Cleaning of solar panels

Solar photovoltaic installations without batteries are characterised by minimal maintenance requirements. However, it is advisable to periodically clean the surface of the solar panels. Dirt accumulated on the surface of the solar panels can significantly reduce the energy production of the installation. In the worst case, the impact can be up to 6% loss of production in areas with low rainfall.

Water and a brush are recommended for cleaning the solar panels. No chemicals or cleaning products that are not approved in advance by the panel manufacturer may be used.

Cleaning solar panels is a simple activity, but there are aspects that can often go unnoticed and need to be taken into account. The following are the most important aspects to consider:

1) Safety and risks associated with falls. In the case of a rooftop installation, all necessary measures must be taken to ensure that the person carrying out the cleaning work cannot have an accident related to work at height. It is advisable to use all safety and protection measures to avoid any accidents. Before starting any work on the roof or near the solar panels, make sure to follow proper safety practices. Use personal protective equipment, watch out for slippery surfaces and avoid working in dangerous weather conditions.

2) Please note that no chemicals or abrasives that may damage the solar panel may be used. The manufacturer of the panels may cancel the warranty of the equipment in case of damage for this reason. Most of the time, simply spraying the panels with clean water may be sufficient to remove the dirt. If the panels are dirtier, you can use water and a mild, non-abrasive soap to clean them.

3) Be careful not to step on or place any kind of point weight on the surface of the panel. Even if no visible damage is caused, any point weight on the panel can microcrack the solar cells, causing overheating and permanent production losses for the rest of the panel’s lifetime.

4) It must be taken into account that the surface temperatures of the panel when there is high solar radiation can be very high. In some cases temperatures of more than 80ºC can be reached. Because of this it is recommended to clean the panels during the hours of low solar radiation to avoid having any problems associated with the high temperature of the solar panel.

5) The brush must be soft and without any elements that could damage the surface of the solar panel. If there is stubborn dirt or stains on the panels, you can use a soft brush or a non-abrasive sponge to gently scrub the surface. Be sure not to apply too much pressure to avoid scratches.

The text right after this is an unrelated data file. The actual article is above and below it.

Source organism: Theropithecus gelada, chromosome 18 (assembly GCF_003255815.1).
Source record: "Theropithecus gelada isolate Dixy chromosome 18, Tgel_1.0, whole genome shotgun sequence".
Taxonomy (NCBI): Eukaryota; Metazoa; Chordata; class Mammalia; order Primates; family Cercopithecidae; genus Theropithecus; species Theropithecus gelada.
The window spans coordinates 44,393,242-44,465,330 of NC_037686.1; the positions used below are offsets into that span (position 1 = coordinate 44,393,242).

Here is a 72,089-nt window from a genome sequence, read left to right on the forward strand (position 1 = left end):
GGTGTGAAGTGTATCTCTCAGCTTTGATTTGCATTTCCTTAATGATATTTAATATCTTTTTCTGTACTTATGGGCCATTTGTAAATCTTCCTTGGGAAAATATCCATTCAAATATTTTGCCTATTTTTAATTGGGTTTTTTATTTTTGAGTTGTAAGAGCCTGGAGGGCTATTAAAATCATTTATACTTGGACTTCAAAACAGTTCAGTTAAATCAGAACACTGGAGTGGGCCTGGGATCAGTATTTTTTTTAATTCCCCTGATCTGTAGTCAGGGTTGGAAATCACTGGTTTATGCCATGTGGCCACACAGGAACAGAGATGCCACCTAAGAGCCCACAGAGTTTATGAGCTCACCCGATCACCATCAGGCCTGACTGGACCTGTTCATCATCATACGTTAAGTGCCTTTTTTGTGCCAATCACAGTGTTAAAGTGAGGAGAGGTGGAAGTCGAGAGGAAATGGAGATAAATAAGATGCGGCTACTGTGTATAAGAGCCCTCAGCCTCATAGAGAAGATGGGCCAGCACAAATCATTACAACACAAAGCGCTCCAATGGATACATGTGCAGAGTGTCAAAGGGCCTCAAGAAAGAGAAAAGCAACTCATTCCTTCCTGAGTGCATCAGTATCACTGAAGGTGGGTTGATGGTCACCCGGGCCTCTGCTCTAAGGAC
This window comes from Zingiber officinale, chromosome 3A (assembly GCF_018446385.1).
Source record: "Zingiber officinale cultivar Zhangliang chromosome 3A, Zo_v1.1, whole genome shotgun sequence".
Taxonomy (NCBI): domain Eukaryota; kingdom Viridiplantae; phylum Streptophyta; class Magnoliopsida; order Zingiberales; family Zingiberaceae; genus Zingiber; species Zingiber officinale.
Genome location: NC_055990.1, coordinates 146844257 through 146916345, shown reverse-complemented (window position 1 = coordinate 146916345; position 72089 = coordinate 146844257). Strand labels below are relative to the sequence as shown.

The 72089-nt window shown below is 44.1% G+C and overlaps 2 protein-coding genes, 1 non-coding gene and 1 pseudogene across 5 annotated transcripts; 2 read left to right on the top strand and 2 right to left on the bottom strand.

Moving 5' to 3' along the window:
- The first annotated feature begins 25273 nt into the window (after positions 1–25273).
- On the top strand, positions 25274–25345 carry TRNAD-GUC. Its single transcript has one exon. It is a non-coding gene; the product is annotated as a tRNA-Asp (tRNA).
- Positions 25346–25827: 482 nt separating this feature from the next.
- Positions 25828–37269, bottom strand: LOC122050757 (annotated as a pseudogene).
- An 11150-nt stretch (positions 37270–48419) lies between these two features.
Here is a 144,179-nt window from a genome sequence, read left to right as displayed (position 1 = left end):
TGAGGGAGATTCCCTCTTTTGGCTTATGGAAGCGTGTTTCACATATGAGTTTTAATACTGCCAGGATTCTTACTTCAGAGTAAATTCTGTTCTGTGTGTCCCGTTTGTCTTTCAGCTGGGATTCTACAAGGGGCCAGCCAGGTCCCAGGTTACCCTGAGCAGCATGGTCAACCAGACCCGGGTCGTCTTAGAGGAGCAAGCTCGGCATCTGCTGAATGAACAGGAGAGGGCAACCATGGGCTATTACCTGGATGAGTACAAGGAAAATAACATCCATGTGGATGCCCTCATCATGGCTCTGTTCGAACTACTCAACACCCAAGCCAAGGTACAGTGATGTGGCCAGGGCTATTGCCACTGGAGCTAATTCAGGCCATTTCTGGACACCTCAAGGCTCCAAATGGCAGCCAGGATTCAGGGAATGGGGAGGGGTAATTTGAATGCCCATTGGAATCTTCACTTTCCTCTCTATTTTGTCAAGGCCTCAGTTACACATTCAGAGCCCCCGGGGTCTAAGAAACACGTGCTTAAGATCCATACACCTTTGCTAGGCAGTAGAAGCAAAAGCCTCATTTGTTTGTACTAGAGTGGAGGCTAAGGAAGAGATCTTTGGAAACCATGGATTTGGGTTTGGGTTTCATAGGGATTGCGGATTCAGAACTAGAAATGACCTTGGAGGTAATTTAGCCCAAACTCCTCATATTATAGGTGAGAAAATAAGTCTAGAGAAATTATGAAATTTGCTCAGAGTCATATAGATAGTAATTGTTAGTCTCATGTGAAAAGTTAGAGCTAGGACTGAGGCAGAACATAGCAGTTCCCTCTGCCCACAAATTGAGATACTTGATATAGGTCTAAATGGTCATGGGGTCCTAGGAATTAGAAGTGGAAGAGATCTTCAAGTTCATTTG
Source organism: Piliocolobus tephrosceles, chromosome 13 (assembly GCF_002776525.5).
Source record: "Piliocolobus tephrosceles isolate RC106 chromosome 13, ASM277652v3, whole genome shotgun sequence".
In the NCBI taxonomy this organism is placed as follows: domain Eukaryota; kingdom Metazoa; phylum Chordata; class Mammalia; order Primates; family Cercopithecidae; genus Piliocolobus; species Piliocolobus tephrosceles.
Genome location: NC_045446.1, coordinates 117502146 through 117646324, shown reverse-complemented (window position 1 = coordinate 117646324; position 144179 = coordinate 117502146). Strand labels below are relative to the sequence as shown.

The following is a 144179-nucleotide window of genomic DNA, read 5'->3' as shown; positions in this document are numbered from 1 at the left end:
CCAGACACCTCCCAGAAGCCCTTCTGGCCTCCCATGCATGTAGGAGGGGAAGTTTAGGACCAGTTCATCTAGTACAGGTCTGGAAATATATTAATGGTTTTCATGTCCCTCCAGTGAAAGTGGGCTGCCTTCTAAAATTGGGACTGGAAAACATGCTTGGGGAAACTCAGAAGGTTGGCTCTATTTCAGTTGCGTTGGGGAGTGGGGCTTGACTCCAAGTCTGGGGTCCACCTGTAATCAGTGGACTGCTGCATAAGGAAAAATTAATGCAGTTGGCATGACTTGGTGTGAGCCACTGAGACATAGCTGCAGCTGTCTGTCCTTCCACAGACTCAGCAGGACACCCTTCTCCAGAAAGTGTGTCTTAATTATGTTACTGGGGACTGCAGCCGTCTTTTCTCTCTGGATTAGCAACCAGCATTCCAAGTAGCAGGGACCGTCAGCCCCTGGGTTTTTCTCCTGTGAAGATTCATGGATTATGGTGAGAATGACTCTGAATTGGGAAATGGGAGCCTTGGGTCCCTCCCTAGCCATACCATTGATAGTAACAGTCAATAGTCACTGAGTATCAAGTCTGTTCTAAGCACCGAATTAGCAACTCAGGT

6) Frequency of cleaning: The frequency of cleaning will largely depend on the location of the panels and the environmental conditions. In areas with high pollution, dust, pollen or dirt, it may be necessary to clean the panels more frequently. In general, cleaning at least once or twice a year is recommended.

7) Cleaning schedule: The best time to clean solar panels is early in the morning or late in the afternoon, when the sun is not directly overhead. This will prevent the water from evaporating quickly and leaving stains.

8) Shutting down the system: Before cleaning the solar panels, disconnect the solar power system by turning off the inverter switch or following the manufacturer’s instructions to put it into shutdown mode.

9) Proper rinsing: Be sure to rinse the panels thoroughly after cleaning to remove any soap residue. Mineral or demineralised water is preferable to avoid leaving hard water spots.

10) Sloped panels: If your panels are at a steep angle, rain may help keep them clean to some extent. However, in areas with little rain, you may need to manually clean them more frequently.

11) Qualified professionals: If you do not feel comfortable cleaning the solar panels yourself, or if they are located in a hard-to-reach location, consider hiring qualified professionals to do the cleaning.

12) Regular maintenance: In addition to cleaning, have the solar system regularly maintained by professionals. This includes checking wiring, connections and components to make sure everything is working properly.

In most EU countries, it is recommended that the panels are cleaned about twice a year. Finally, it should be noted that the rain that naturally falls on the solar panels does not have the ability to clean as effectively as a manual brush cleaning.

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